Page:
Was 22 years ago that Dan Adamson last crossed Idaho’s public path, taking a flyer on beating a hard-to-beat politician, and came close to being elected to Congress.
Now he’s hoping history sorta repeats, with a little added burp.
The circumstances in 1984 were unusual. Idaho’s second district representative, George Hansen, had been battling legal troubles for years and, early in the year, was convicted of four felonies related to campaign finance. Hansen was a legendary votergetter and a superlative campaigner – one of the best and most intuitive Idaho has seen – but these problems seemed on the verge of swamping even him. In 1982, he had barely won re-election against a little-known Democrat named Richard Stallings, and the situation had deteriorated considerably since then. Despite all that, most of the state Republican Party structure decided to stick with him. Not all Republicans agreed; many thought a Hansen nomination would mean handing the seat over to a Democrat. But the forces in opposition were formidable enough that no prominent Republican, none holding or formerly holding elective office, would file against Hansen in the primary.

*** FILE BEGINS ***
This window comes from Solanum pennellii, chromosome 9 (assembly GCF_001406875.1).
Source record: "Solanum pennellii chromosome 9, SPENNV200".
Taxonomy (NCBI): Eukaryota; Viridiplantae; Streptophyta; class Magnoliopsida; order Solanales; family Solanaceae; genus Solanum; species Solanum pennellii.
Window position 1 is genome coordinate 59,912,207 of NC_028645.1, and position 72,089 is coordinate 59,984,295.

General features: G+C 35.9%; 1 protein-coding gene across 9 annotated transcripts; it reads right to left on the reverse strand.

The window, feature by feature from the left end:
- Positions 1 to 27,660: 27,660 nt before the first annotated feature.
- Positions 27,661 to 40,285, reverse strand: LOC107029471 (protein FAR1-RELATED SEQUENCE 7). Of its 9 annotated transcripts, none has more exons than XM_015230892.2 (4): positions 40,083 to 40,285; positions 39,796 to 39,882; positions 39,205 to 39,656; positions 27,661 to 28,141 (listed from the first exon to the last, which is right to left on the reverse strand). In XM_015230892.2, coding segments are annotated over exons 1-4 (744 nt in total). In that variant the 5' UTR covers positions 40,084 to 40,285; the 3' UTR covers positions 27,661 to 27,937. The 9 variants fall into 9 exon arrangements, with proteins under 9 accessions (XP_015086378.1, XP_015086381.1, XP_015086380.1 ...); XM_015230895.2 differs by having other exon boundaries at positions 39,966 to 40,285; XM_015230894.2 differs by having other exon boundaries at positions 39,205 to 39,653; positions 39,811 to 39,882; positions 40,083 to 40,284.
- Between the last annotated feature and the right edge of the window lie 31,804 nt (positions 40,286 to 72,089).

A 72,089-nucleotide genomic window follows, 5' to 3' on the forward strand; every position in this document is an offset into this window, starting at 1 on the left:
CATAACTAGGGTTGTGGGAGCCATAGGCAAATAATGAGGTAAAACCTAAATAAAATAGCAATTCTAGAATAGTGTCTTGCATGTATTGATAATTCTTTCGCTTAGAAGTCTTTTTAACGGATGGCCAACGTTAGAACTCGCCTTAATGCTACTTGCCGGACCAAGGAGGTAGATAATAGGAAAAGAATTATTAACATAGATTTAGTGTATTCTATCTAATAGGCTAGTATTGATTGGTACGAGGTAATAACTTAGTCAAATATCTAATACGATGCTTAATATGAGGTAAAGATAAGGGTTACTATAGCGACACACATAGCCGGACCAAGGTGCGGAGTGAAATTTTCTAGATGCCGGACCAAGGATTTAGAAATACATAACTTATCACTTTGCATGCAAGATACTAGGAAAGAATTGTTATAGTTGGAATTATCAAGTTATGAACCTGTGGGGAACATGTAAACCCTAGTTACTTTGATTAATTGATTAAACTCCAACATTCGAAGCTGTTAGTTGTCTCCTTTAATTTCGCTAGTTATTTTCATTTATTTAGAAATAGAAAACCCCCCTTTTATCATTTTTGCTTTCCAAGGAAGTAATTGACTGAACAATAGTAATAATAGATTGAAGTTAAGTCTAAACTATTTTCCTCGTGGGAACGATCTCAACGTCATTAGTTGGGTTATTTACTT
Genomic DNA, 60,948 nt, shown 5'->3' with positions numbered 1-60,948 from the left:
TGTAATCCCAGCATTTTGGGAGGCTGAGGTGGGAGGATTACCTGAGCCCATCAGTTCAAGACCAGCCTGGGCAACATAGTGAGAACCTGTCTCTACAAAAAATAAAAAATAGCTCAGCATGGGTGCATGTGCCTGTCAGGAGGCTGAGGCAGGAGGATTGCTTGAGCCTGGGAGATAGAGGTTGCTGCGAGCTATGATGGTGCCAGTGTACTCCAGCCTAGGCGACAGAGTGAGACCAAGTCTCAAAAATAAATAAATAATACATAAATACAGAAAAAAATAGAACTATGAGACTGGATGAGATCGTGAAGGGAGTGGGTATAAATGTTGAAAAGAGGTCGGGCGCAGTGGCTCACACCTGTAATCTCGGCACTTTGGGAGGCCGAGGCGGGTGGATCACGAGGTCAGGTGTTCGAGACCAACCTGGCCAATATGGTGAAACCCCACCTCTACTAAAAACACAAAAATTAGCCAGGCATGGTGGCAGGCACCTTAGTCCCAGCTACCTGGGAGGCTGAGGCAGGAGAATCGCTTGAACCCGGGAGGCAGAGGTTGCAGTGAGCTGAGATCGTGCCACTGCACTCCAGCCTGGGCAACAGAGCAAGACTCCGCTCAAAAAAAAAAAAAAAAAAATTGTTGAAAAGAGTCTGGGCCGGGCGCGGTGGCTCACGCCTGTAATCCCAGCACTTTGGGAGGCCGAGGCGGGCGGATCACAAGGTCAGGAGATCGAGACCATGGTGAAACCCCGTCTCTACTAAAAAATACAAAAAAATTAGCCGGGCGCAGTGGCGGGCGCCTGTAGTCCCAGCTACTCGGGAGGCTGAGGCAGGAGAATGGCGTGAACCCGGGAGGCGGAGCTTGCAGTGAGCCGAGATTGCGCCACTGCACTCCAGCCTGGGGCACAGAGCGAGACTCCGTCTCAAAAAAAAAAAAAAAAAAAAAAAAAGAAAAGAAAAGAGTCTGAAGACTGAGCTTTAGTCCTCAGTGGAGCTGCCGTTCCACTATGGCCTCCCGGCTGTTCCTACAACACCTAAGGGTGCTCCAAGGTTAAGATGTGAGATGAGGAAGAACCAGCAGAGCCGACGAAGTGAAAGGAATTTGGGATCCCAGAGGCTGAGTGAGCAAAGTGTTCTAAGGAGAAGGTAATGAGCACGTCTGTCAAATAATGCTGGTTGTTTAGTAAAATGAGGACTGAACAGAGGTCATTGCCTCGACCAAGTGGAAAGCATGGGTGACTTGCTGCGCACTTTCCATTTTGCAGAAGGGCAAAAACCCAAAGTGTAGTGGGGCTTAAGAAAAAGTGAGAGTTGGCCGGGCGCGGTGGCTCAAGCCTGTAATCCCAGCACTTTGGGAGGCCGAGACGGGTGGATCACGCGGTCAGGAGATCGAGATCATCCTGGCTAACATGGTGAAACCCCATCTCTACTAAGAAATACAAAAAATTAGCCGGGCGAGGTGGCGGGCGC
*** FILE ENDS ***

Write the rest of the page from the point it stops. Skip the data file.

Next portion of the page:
Dan Adamson, who essentially was a young unknown, did. A big guy with a conservatism not so far from Hanson’s, he bumped hard against the party’s structure and in the primary election lost to Hansen by just 1,410 votes – a close race. Had fewer than a thousand votes been reversed, he likely would have been elected to Congress in that very Republican year.
Adamson hasn’t been very visible in Idaho politics in all the years since. And now when he does return, he’s taking on a race given up just months ago by one of the state’s foremost political strategists: The Republican primary race for governor against Representative C.L. “Butch” Otter.
Running against Otter, with a collection of usual policy ideas, Adamson doesn’t have the advantage of running against someone with the kind of record Hansen had. Otter is generally popular, and the problems he has had – a DUI, for example – are years ago and apparently no big deal now.
But Adamson’s take here seems to be something else: “Butch is a nice guy … but he hasn’t had an original thought since he made the decision to marry Gay [Simplot],” he was quoted as saying at a press conference.
There are indications too that he may run against Otter as the annointed establishment choice – Idaho’s new governor, period, whether the voters like it or not.
Does it seem long-shot? Yep. But will be interested to see what sort of traction he does get.Share on Facebook